Diversity Binds New York City: Chancellor Carranza Hosts a Journalism Round Table


Yasmeen Persaud

Chancellor Richard Carranza speaking to student journalists at the round table discussion on May 9.

On Wednesday, May 9 Chancellor Richard Carranza hosted a student journalism round table at the Tweed Courthouse in Manhattan where students were given the opportunity to ask questions to the chancellor, focusing on topics relevant to New York City public schools.

“I am a big believer in the First Amendment, and I am very excited to be here today with you,” Carranza said as he began the round table with a discussion on freedom of the press.

Mayor Bill de Blasio selected former bilingual teacher, principal, and superintendent Richard Carranza as the new Chancellor of Education for NYC schools on March 5.  Describing his professional career in education as his “dream job”, Carranza discussed many important topics, such as the desegregation of public schools.

“We want to have diverse schools,” Carranza said. “If we believe that the schools belong to our students, and New York City is the most diverse place in the world, then how in the world can we be okay knowing that we’re setting up a barrier for students to go to other schools? That’s just anti-New Yorker.”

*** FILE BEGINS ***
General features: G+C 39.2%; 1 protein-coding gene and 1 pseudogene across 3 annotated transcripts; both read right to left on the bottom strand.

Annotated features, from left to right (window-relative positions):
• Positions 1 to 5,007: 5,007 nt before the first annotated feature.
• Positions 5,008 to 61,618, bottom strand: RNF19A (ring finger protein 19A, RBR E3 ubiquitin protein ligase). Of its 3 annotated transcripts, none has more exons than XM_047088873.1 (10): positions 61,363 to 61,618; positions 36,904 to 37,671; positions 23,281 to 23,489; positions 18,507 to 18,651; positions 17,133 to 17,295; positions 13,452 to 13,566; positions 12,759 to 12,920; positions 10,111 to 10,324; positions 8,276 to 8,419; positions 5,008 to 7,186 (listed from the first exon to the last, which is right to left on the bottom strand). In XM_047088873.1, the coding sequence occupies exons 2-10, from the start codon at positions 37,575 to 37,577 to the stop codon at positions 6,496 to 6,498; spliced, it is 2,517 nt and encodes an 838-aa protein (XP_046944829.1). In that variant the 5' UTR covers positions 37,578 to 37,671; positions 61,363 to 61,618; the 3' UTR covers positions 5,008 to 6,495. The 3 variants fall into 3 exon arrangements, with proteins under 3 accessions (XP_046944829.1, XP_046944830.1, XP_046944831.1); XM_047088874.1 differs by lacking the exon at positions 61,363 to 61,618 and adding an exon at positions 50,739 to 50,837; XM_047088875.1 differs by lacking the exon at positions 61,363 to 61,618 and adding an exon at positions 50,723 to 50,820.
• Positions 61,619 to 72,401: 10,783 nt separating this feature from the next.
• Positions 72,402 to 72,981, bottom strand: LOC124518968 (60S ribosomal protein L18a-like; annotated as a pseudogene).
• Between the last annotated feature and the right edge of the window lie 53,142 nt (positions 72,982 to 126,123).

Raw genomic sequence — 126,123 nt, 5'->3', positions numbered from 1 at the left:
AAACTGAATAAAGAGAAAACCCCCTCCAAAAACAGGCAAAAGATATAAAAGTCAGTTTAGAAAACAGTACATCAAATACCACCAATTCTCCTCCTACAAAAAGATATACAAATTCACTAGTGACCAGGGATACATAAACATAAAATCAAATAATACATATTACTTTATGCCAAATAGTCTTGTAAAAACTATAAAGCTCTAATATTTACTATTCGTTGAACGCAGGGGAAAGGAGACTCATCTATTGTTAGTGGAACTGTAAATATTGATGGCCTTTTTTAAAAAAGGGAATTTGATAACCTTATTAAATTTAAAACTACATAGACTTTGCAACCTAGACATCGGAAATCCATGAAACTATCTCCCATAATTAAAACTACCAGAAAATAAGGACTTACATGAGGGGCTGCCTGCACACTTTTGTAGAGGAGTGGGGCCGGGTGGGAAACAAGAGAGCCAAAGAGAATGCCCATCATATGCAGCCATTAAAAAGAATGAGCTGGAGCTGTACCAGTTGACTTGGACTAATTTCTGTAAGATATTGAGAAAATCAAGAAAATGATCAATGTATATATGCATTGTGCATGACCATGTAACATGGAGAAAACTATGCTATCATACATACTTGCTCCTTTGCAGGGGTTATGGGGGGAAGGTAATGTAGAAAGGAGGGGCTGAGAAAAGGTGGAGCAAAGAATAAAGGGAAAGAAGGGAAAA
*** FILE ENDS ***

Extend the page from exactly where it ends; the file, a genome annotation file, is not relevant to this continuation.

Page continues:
Given the recent school shooting tragedies occurring in schools nationwide, the chancellor was also asked about school safety in New York City schools.

“We have an ongoing partnership with [the] NYPD to look at what’s happening in the community and around schools,” Carranza said.  

“Everywhere I went, students said to me, ‘We do not want our schools to look like prisons’. We’re investing in resources for our teachers to create [a healthy and safe] environment.”  

The chancellor also stressed how important it is for students to be aware of their surroundings and speak up when they see or hear something suspicious.

“The most secure, impenetrable, unfathomable security system for schools…do you know what it is? All of you,” Carranza added.  

The chancellor also addressed the debate on whether a smaller school setting is an effective learning environment for students.

“I think you have to be very mindful of the trade-offs with small schools compared to large schools,” Carranza added. 

“My general philosophy is if you have a small school that is thriving, you should continue to support that, especially if the community is supporting the small school model. There has to be a continuous conversation with the community and ask how small is too small.”